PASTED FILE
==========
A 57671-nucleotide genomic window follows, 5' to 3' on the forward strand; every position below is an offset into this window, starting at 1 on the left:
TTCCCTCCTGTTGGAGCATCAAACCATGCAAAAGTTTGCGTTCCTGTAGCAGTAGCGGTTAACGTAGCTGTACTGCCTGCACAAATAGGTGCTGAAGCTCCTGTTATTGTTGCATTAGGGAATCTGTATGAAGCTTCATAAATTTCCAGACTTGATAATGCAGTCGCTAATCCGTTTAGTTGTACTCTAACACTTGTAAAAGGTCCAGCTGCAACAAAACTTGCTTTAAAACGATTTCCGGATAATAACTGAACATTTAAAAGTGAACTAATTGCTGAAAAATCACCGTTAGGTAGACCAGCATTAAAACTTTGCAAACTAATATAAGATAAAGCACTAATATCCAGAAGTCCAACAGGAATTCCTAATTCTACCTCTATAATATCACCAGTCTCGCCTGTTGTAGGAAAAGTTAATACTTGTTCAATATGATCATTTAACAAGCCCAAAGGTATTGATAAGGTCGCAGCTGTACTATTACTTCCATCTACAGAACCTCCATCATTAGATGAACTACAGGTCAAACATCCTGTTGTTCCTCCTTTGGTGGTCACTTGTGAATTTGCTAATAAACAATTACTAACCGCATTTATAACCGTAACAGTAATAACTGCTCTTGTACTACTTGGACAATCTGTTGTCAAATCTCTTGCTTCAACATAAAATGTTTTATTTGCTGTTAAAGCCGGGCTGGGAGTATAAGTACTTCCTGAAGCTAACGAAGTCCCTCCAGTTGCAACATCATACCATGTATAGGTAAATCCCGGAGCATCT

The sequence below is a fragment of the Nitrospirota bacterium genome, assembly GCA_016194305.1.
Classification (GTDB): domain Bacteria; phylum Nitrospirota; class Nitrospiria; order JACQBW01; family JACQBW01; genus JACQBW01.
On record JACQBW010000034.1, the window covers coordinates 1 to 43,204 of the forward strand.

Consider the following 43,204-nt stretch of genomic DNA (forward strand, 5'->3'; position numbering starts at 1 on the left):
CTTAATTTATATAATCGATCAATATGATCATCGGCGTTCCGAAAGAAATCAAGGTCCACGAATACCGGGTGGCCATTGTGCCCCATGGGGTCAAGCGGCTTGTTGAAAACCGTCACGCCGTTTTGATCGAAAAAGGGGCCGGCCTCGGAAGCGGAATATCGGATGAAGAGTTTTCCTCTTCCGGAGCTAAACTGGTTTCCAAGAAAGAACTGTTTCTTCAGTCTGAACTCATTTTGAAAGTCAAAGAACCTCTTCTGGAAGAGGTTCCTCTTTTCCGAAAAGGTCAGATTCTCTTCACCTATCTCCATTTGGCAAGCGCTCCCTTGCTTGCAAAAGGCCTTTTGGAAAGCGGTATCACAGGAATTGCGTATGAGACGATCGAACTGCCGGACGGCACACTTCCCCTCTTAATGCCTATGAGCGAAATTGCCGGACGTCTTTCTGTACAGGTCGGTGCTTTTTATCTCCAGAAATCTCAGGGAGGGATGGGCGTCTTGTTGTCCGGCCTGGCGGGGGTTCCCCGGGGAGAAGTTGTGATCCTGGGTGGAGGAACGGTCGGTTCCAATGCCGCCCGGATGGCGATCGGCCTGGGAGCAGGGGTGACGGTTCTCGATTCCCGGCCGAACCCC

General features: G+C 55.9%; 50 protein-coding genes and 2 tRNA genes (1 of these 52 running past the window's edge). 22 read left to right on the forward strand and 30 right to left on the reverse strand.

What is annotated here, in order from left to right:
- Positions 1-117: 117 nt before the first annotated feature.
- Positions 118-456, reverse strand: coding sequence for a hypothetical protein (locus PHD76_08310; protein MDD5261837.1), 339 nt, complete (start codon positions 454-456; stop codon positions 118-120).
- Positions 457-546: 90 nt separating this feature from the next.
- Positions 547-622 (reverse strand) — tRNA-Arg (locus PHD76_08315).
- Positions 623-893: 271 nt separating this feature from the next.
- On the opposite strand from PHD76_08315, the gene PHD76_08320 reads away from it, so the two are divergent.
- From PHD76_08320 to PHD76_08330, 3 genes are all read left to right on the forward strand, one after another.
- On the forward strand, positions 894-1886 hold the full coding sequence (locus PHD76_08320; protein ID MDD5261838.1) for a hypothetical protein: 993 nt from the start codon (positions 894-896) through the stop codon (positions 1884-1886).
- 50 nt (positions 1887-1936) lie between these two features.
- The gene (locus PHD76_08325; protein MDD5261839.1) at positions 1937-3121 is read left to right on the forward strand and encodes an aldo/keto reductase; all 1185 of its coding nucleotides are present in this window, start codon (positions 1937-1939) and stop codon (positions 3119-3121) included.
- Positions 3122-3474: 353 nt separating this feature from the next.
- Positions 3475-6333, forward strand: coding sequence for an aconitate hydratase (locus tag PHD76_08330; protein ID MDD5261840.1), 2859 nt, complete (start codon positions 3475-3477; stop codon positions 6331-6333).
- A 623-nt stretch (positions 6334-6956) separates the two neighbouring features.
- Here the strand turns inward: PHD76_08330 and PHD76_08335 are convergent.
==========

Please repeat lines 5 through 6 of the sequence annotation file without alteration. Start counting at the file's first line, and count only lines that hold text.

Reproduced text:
On record JACQBW010000034.1, the window covers coordinates 1 to 43,204 of the forward strand.

Consider the following 43,204-nt stretch of genomic DNA (forward strand, 5'->3'; position numbering starts at 1 on the left):